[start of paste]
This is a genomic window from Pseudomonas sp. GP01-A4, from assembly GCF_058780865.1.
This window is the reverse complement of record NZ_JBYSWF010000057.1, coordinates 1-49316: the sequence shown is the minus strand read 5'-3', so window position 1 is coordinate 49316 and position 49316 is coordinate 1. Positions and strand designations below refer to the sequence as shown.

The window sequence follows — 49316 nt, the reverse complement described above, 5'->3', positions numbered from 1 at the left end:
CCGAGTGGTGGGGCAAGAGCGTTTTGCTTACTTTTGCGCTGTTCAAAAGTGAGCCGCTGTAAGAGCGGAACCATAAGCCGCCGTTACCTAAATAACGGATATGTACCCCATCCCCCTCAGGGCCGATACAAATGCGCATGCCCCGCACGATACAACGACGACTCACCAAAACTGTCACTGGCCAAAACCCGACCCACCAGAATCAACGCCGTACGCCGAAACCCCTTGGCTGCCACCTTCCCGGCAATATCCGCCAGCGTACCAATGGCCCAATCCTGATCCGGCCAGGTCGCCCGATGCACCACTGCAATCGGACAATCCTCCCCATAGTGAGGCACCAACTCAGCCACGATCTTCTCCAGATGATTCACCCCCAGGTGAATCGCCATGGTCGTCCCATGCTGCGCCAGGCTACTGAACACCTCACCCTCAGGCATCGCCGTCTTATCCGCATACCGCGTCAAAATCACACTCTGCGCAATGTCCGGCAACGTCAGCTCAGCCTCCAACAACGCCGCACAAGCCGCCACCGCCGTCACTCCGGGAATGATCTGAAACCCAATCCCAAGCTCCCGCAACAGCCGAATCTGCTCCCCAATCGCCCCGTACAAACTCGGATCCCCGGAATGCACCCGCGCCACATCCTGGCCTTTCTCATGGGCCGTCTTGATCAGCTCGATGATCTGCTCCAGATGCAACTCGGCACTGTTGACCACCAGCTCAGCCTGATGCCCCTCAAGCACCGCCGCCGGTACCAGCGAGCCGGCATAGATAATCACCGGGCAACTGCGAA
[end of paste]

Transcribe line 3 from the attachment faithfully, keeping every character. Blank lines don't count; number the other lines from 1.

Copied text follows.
The window sequence follows — 49316 nt, the reverse complement described above, 5'->3', positions numbered from 1 at the left end: